Charlie: We had a neighbor of ours who played guitar in junior high. He was a really good guitar player, he was probably 12, he started playing real young. Him and Bruce were best friends and he'd spend the night and Bruce decided to start playing. He was about 12 or 13 and he talked my dad into getting him a bass. So he started a band and needed a drummer, so I got my grandmother to buy me a set of drums. It was always like that with us. It was back and forth like that from then on. He'd do something I thought was cool, so I'd follow it, and I'd do something he thought was cool and he'd follow it. I don't think without the other one that either of us would be doing what we're doing now.

Bruce: I think that too. We were having a great time and accomplishing a lot of great things as a family. It makes you go out and see everything that is possible and get inspired and get challenged. I look back and think that I didn't know how we accomplished everything.

Rayanna: I know both of you went to college on sports scholarships, do either of you regret not having sports careers?

Bruce: I was never into it.

Charlie: No, I still have problems with my knees and stuff like that because of it. I played college football for two years and couldn't imagine how bad it'd have been if I had gone any further. I kinda wish that I had given this my full attention then, because I'd be able to walk a little easier than I do now.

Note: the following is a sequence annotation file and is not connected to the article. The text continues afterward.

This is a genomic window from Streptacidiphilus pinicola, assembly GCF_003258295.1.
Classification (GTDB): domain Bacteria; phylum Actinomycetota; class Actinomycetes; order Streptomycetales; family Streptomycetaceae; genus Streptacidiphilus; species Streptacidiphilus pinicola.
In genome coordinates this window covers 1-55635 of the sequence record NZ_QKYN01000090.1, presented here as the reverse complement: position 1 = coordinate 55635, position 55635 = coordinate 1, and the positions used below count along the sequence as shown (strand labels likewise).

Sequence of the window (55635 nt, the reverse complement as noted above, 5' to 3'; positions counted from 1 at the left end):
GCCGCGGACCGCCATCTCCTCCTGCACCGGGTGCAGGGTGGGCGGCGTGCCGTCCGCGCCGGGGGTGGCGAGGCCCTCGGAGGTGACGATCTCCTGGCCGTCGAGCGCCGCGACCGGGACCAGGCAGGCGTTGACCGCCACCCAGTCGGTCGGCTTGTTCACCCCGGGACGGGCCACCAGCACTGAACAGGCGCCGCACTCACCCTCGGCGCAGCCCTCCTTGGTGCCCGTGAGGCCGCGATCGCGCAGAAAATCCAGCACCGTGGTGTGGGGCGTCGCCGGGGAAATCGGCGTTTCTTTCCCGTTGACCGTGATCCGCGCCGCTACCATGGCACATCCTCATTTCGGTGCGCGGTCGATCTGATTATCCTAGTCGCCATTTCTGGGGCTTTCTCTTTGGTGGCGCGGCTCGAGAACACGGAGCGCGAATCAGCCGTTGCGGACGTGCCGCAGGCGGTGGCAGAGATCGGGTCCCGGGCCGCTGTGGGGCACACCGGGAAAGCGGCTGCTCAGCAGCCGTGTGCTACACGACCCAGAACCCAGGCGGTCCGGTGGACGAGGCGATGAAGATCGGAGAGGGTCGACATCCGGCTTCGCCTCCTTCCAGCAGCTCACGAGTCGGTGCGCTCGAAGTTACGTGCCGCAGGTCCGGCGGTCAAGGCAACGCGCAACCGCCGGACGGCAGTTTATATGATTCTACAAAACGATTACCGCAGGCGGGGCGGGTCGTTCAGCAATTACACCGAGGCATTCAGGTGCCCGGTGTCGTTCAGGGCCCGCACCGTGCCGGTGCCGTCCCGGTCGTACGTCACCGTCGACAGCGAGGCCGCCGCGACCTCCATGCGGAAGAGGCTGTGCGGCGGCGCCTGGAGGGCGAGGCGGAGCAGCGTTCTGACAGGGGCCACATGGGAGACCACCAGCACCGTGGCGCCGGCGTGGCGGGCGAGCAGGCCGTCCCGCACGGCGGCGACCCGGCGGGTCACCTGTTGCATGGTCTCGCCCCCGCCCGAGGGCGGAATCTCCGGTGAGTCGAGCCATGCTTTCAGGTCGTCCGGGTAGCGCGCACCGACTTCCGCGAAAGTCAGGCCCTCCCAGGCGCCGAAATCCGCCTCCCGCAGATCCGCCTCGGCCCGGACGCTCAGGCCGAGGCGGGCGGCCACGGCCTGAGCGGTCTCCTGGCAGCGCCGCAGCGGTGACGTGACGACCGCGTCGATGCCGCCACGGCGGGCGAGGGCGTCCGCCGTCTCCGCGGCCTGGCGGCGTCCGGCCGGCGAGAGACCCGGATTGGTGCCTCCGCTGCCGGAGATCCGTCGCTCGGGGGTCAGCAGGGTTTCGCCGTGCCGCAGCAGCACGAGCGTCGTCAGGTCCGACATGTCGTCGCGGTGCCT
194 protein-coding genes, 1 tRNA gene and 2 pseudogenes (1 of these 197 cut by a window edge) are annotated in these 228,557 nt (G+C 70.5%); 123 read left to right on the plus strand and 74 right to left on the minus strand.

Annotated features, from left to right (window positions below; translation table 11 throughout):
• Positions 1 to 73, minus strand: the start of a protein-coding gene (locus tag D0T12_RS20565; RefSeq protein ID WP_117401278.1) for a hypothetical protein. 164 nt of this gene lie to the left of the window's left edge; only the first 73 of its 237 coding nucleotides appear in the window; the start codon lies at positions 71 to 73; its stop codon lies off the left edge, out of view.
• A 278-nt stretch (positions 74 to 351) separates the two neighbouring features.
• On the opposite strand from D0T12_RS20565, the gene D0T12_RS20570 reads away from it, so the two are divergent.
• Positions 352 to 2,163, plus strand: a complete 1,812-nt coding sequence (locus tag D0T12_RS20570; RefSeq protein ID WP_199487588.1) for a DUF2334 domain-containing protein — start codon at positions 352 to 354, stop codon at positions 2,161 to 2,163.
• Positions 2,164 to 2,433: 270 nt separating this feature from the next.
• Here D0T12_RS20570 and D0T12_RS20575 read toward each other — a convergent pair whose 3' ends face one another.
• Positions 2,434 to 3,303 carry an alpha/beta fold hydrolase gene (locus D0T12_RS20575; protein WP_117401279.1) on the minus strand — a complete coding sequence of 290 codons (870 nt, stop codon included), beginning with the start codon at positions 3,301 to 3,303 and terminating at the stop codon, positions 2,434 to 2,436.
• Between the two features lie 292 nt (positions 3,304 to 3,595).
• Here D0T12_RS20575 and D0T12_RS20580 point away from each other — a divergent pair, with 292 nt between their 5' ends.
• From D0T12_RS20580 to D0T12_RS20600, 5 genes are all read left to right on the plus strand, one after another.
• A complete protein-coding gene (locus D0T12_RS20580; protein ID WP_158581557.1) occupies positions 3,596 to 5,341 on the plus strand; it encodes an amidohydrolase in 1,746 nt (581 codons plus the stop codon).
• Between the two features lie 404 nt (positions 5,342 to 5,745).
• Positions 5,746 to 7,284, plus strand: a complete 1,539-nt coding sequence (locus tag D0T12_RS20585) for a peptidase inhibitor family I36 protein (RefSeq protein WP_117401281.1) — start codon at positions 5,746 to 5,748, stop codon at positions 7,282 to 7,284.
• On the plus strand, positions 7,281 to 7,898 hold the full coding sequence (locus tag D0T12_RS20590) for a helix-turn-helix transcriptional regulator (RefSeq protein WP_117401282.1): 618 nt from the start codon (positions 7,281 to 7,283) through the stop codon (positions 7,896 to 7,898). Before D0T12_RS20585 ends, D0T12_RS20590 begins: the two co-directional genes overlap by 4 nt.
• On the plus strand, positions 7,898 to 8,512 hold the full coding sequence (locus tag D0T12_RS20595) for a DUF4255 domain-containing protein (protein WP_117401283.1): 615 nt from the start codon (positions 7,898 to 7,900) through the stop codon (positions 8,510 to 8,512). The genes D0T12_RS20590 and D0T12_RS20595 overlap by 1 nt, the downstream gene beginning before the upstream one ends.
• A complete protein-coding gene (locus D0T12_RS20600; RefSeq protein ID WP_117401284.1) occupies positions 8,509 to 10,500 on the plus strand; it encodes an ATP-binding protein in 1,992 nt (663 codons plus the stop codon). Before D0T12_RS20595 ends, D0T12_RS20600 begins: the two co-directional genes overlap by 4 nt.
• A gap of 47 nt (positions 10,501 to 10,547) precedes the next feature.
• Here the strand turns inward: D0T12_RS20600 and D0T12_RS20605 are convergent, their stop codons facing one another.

Bruce: When I was playing college basketball, I was sitting on the edge of my bed playing guitar. I can still remember the coach telling me at one point, "What are you doing? You don't want to do this." I hadn't admitted that to myself, but when I looked around I saw the other guys were living and breathing playing basketball. There was a time when I did that, but not since high school had I felt that way. I realized in that moment that I wasn't really into it anymore.

Rayanna: I thought it was interesting that both of you went to college to play sports and ended up here.

Charlie: Well, the thing about Bandera is that there are limited opportunities. Not a lot of people got a chance to go to college, so when someone said, "Here's a scholarship," whether you wanted it or not, you felt obligated to take it. It was that way for the both of us.